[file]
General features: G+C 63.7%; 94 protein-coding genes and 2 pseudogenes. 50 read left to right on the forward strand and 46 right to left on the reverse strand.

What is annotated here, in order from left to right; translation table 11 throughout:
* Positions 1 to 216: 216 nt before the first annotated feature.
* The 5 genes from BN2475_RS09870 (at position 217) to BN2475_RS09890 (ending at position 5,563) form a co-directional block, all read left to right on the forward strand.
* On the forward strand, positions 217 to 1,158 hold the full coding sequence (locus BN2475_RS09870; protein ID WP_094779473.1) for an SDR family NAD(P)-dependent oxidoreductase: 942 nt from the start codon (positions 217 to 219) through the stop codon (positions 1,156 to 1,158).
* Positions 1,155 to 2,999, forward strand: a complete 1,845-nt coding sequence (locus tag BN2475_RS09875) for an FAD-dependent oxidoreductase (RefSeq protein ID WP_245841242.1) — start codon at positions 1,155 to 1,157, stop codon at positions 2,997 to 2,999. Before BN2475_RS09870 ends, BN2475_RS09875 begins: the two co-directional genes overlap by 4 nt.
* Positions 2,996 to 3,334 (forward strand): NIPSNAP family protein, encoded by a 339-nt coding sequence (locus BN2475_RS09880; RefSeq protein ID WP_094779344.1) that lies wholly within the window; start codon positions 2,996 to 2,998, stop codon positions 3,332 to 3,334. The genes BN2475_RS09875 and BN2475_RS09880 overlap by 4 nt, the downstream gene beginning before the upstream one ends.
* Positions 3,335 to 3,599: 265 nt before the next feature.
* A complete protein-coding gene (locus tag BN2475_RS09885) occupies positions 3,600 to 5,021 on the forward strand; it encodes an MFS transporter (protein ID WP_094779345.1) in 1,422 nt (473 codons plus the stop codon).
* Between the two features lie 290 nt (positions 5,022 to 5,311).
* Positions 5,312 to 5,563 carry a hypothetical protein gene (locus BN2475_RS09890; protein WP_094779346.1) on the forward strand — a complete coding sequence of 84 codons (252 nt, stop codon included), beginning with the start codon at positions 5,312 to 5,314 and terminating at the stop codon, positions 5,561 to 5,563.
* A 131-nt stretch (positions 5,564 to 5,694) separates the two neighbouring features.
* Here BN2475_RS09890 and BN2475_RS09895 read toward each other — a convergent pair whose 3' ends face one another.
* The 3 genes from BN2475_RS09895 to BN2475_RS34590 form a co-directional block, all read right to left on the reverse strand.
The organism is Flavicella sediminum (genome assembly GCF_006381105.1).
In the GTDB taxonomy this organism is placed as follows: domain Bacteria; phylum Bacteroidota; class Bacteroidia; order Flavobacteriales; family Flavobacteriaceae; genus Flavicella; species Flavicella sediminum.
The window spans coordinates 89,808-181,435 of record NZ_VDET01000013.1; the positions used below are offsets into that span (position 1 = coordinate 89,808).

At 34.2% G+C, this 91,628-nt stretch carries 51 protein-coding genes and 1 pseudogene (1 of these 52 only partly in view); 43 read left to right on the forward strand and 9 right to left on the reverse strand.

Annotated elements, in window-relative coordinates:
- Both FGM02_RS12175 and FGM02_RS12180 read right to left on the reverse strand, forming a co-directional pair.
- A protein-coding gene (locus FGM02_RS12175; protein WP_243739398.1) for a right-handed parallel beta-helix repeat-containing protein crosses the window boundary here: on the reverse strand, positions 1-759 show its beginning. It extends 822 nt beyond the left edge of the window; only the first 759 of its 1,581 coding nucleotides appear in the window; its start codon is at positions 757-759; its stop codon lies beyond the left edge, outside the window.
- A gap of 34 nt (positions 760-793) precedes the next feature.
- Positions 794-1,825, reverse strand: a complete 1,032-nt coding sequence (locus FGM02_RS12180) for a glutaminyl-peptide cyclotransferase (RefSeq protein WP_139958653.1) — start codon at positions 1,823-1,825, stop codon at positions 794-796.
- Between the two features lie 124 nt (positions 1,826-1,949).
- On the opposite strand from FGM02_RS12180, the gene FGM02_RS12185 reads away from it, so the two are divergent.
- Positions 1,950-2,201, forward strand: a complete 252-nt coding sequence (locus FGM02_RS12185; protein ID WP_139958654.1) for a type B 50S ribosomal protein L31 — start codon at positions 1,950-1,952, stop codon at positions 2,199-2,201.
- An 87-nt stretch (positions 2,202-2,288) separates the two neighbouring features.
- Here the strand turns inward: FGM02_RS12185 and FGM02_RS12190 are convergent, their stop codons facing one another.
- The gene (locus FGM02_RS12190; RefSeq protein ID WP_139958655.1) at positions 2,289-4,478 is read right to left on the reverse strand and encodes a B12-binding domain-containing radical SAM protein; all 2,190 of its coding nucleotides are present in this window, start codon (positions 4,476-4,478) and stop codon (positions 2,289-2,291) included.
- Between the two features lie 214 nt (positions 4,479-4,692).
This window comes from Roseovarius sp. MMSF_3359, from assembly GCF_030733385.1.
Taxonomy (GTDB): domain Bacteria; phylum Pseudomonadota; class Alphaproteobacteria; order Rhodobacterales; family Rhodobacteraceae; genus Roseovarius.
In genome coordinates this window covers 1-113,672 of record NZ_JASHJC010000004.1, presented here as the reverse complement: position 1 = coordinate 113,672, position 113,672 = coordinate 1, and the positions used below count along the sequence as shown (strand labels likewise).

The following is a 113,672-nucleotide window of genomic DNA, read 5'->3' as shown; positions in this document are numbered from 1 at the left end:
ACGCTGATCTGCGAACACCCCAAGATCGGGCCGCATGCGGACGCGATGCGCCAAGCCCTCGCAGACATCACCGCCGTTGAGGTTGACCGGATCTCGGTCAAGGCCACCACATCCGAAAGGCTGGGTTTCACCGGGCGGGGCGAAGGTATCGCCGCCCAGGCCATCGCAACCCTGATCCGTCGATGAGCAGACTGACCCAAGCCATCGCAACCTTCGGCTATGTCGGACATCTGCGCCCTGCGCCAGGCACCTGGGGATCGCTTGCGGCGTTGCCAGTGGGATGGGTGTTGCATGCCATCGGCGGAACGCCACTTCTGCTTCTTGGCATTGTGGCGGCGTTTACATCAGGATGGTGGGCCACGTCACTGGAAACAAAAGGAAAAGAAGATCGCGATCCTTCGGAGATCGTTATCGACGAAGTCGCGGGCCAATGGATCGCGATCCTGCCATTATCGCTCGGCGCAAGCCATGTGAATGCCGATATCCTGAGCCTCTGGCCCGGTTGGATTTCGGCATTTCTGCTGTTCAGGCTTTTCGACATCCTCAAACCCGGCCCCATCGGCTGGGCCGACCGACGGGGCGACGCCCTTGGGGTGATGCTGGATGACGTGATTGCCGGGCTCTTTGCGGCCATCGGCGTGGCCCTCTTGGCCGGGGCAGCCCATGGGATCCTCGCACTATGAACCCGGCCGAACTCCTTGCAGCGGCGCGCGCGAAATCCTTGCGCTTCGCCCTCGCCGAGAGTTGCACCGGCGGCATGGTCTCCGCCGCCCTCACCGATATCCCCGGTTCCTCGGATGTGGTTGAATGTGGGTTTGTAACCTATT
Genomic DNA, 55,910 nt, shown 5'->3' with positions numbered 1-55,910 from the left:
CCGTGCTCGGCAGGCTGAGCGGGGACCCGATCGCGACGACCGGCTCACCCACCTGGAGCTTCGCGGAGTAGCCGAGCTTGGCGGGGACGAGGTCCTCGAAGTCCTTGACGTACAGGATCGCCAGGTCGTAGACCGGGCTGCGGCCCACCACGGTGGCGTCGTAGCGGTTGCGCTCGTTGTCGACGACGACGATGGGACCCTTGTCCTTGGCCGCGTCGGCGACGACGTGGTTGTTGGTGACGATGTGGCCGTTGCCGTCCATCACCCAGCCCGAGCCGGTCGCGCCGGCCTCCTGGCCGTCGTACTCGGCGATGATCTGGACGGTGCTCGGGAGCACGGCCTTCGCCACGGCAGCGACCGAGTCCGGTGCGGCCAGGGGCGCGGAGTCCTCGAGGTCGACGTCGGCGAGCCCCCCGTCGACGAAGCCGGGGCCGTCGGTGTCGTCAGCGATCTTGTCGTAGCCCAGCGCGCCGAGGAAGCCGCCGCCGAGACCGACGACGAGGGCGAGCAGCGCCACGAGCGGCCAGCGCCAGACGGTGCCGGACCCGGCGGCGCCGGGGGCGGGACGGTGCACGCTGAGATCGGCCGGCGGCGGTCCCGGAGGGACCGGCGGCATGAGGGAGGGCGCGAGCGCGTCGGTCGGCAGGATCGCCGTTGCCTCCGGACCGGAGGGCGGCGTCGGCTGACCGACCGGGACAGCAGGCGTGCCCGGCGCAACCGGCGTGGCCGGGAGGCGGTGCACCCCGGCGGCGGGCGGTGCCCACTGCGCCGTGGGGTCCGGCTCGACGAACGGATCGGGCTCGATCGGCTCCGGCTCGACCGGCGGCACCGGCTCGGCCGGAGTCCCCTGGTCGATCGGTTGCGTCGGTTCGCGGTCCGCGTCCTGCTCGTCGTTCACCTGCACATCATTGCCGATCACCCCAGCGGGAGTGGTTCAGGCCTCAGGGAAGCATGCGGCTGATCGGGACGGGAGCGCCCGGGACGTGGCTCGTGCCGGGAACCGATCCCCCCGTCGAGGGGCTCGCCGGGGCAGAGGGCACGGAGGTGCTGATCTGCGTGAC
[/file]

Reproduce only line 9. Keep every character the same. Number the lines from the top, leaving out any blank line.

* A complete protein-coding gene (locus tag BN2475_RS09885) occupies positions 3,600 to 5,021 on the forward strand; it encodes an MFS transporter (protein ID WP_094779345.1) in 1,422 nt (473 codons plus the stop codon).